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Flashcards in L 70 Necrotizing soft tissue infections Deck (31):

Types and pathogens of necrotizing cellulitis

2 anaerobic groups:

1) Clostridium anaerobic: Clostridium perfringens

2) Nonclostridial anaerobic:
Bacteroides, Peptostreptococcus
These are obligate anaerobes that are often mixed with facultative anaerobes like coliform bacilli, staph, strep


What are the colifrom bacteria?

E. Coli


Signs and symptoms of Necrotizing Cellulitis

Thin, dark, sometimes foul smelling wound drainage and tissue gas
*Pain, swelling, and system toxicity
Crepitus skin
Sparing of deep fascia and muscles


What is Meleney's Synergistic Gangrene

Rare infection of post-operative patients
Interaction between S. aureus and microaerophilic streptococci


Necrotizing Fasciitis general features

Can spread from the subQ tissues, goes along fascial planes, does not infect muscle, is not contagious


Describe Type I necrotizing fasciitis

Type I is polymicrobic
Includes at least 1 anaerobic species: Bacteroides, Clostridium, Peptostreptococcus (all normal microbiota)
Combined with one or more facultative anaerobic strep or members of enterobacteriaceae (PESSKEY Strains)

Two locations:
1) Cervical (face, neck, mediastinum): Fusobacterium, strep, Bacteroides, spirochetes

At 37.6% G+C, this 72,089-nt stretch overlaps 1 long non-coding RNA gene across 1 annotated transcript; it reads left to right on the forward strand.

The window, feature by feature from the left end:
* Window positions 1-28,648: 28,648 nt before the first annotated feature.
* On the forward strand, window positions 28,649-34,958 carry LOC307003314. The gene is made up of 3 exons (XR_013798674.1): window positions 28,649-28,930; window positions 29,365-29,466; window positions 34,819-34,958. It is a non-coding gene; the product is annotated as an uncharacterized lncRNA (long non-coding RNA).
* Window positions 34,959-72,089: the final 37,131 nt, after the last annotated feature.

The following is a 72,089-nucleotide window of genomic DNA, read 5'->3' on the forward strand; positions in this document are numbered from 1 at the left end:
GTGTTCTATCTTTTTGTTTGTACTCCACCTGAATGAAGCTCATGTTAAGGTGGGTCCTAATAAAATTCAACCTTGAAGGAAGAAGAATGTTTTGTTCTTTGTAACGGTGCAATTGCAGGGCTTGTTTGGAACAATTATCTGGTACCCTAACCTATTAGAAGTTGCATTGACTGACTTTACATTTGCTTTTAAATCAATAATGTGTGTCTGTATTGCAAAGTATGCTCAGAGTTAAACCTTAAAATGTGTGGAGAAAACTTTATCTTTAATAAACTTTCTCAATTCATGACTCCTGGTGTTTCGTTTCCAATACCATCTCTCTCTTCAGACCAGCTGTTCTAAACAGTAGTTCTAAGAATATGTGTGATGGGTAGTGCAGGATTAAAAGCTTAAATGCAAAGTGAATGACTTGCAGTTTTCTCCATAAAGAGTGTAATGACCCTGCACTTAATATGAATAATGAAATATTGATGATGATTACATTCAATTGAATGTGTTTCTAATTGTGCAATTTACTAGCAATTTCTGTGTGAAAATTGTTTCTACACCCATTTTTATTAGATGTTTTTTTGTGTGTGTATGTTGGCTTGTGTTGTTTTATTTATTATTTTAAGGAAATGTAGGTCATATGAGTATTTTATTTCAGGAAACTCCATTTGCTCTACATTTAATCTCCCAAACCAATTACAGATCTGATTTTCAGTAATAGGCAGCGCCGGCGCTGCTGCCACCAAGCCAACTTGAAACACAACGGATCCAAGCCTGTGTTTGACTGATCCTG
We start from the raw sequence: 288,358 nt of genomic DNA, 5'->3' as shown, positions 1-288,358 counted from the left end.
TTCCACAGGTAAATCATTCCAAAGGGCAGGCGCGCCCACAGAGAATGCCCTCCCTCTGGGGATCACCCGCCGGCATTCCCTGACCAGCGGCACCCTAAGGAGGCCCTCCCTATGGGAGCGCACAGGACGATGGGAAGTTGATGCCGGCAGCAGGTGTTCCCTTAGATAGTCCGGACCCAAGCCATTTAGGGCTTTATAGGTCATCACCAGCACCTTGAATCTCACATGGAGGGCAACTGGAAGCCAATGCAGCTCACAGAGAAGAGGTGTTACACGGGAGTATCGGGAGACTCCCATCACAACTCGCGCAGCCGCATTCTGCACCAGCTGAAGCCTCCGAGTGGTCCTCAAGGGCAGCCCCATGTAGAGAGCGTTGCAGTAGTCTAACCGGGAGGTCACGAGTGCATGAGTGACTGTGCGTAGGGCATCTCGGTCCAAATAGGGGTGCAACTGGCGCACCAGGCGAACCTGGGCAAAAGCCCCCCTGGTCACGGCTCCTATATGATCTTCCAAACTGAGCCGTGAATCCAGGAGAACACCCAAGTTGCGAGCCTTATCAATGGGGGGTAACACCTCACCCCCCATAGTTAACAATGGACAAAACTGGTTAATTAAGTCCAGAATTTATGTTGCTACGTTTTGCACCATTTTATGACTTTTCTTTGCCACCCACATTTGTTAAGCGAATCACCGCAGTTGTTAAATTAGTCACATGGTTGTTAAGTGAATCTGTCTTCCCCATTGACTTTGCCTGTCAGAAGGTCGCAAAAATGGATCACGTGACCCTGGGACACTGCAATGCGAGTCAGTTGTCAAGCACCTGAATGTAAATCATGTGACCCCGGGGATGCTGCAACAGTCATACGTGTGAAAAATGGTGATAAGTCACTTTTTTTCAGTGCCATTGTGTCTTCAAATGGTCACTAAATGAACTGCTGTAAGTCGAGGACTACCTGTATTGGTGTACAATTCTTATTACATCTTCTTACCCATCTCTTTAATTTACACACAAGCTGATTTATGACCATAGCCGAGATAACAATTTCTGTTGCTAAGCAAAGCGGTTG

2) Perineum: Anaerobes (Bacteroides, Clostridium, Fusobacterium) & facultative anaerobes E.coli, klebsiella


Risk factors for type I necrotizing fasciitis

Surgery/Trauma to introduce the bacteria
Diabetes, peripheral vascular disease (lower extremities)
Neonates (abdomen, perineum)


Fournier's Gangrene

Subtype of type I necrotizing fasciitis
A fasciitis of the genitalia


Type II necrotizing fasciitis

Monomicrobic or Streptococcal Gangrene
other beta-hemolytic strep
Alone or isolated with other species–S. aureus


Virulence factors in type II monomicrobic necrotizing fasciitis

GABHS having M-proteins 1 & 3


Causes of Type II necrotizing fasciitis

Can follow blunt trauma, bug bite, chickenpox, surgery, childbirth, IV drugs
Also hematogenous translocation


Other pathogens that can cause type II necrotizing fasciitis

Aeromonas hydrophilia – traumatic lesion in freshwater

Vibrio vulnificus – seawater injury


Type II necrotizing fasciitis risk factors

Patient often immunocompromised
No significant PMH
Any age group